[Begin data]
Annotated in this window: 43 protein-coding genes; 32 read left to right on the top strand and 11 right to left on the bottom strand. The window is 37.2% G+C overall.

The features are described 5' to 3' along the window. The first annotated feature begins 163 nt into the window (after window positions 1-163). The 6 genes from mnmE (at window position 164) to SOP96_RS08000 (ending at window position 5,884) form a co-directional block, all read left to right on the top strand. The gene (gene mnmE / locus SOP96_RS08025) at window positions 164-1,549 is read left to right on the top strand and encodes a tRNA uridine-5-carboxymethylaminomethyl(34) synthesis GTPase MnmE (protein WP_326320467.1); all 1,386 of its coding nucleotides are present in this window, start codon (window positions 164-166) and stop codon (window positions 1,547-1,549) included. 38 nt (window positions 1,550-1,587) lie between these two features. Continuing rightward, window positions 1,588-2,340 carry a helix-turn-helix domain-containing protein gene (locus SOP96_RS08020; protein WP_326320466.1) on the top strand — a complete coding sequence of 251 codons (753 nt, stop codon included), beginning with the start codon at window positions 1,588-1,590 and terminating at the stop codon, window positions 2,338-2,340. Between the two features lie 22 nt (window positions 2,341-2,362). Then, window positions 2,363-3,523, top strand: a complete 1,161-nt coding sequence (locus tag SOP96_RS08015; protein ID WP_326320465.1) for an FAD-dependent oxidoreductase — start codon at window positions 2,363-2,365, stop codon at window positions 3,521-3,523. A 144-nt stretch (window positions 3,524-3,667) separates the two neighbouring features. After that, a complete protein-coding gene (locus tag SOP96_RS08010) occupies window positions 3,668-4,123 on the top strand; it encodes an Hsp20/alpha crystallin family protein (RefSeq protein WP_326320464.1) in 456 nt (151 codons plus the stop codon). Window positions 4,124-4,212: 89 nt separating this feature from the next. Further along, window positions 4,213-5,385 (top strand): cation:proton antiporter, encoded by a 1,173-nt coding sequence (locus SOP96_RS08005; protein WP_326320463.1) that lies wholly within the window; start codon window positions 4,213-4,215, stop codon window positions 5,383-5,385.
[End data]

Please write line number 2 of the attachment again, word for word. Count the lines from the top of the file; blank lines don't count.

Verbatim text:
The features are described 5' to 3' along the window. The first annotated feature begins 163 nt into the window (after window positions 1-163). The 6 genes from mnmE (at window position 164) to SOP96_RS08000 (ending at window position 5,884) form a co-directional block, all read left to right on the top strand. The gene (gene mnmE / locus SOP96_RS08025) at window positions 164-1,549 is read left to right on the top strand and encodes a tRNA uridine-5-carboxymethylaminomethyl(34) synthesis GTPase MnmE (protein WP_326320467.1); all 1,386 of its coding nucleotides are present in this window, start codon (window positions 164-166) and stop codon (window positions 1,547-1,549) included. 38 nt (window positions 1,550-1,587) lie between these two features. Continuing rightward, window positions 1,588-2,340 carry a helix-turn-helix domain-containing protein gene (locus SOP96_RS08020; protein WP_326320466.1) on the top strand — a complete coding sequence of 251 codons (753 nt, stop codon included), beginning with the start codon at window positions 1,588-1,590 and terminating at the stop codon, window positions 2,338-2,340. Between the two features lie 22 nt (window positions 2,341-2,362). Then, window positions 2,363-3,523, top strand: a complete 1,161-nt coding sequence (locus tag SOP96_RS08015; protein ID WP_326320465.1) for an FAD-dependent oxidoreductase — start codon at window positions 2,363-2,365, stop codon at window positions 3,521-3,523. A 144-nt stretch (window positions 3,524-3,667) separates the two neighbouring features. After that, a complete protein-coding gene (locus tag SOP96_RS08010) occupies window positions 3,668-4,123 on the top strand; it encodes an Hsp20/alpha crystallin family protein (RefSeq protein WP_326320464.1) in 456 nt (151 codons plus the stop codon). Window positions 4,124-4,212: 89 nt separating this feature from the next. Further along, window positions 4,213-5,385 (top strand): cation:proton antiporter, encoded by a 1,173-nt coding sequence (locus SOP96_RS08005; protein WP_326320463.1) that lies wholly within the window; start codon window positions 4,213-4,215, stop codon window positions 5,383-5,385.